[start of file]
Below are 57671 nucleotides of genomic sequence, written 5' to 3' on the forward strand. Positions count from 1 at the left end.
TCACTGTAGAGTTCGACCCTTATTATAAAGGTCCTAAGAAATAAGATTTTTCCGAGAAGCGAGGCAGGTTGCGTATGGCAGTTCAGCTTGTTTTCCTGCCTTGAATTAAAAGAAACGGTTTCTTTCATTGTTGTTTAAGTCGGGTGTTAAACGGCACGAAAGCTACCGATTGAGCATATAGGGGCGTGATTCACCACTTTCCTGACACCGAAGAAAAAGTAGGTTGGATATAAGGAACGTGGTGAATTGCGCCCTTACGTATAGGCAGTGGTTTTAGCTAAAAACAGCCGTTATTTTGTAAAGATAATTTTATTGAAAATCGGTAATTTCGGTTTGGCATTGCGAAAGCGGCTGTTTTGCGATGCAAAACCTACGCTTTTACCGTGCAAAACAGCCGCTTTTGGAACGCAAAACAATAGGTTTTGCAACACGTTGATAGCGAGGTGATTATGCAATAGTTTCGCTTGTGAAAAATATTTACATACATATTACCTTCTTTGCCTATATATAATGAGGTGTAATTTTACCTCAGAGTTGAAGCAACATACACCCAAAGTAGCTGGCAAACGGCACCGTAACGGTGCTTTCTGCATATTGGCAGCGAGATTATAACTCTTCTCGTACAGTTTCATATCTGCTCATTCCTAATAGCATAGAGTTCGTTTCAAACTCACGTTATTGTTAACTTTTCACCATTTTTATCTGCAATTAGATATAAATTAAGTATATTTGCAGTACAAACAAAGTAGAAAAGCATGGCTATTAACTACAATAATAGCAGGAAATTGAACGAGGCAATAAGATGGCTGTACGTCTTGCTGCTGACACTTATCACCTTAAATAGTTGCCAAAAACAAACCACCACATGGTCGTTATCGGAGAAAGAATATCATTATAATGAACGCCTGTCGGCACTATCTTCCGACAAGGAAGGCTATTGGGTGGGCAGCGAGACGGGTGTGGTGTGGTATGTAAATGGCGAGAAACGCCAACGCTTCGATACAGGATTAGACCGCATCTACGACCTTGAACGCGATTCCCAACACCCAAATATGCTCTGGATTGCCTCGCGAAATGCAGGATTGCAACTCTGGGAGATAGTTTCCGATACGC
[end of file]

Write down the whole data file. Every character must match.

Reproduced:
Below are 57671 nucleotides of genomic sequence, written 5' to 3' on the forward strand. Positions count from 1 at the left end.
TCACTGTAGAGTTCGACCCTTATTATAAAGGTCCTAAGAAATAAGATTTTTCCGAGAAGCGAGGCAGGTTGCGTATGGCAGTTCAGCTTGTTTTCCTGCCTTGAATTAAAAGAAACGGTTTCTTTCATTGTTGTTTAAGTCGGGTGTTAAACGGCACGAAAGCTACCGATTGAGCATATAGGGGCGTGATTCACCACTTTCCTGACACCGAAGAAAAAGTAGGTTGGATATAAGGAACGTGGTGAATTGCGCCCTTACGTATAGGCAGTGGTTTTAGCTAAAAACAGCCGTTATTTTGTAAAGATAATTTTATTGAAAATCGGTAATTTCGGTTTGGCATTGCGAAAGCGGCTGTTTTGCGATGCAAAACCTACGCTTTTACCGTGCAAAACAGCCGCTTTTGGAACGCAAAACAATAGGTTTTGCAACACGTTGATAGCGAGGTGATTATGCAATAGTTTCGCTTGTGAAAAATATTTACATACATATTACCTTCTTTGCCTATATATAATGAGGTGTAATTTTACCTCAGAGTTGAAGCAACATACACCCAAAGTAGCTGGCAAACGGCACCGTAACGGTGCTTTCTGCATATTGGCAGCGAGATTATAACTCTTCTCGTACAGTTTCATATCTGCTCATTCCTAATAGCATAGAGTTCGTTTCAAACTCACGTTATTGTTAACTTTTCACCATTTTTATCTGCAATTAGATATAAATTAAGTATATTTGCAGTACAAACAAAGTAGAAAAGCATGGCTATTAACTACAATAATAGCAGGAAATTGAACGAGGCAATAAGATGGCTGTACGTCTTGCTGCTGACACTTATCACCTTAAATAGTTGCCAAAAACAAACCACCACATGGTCGTTATCGGAGAAAGAATATCATTATAATGAACGCCTGTCGGCACTATCTTCCGACAAGGAAGGCTATTGGGTGGGCAGCGAGACGGGTGTGGTGTGGTATGTAAATGGCGAGAAACGCCAACGCTTCGATACAGGATTAGACCGCATCTACGACCTTGAACGCGATTCCCAACACCCAAATATGCTCTGGATTGCCTCGCGAAATGCAGGATTGCAACTCTGGGAGATAGTTTCCGATACGC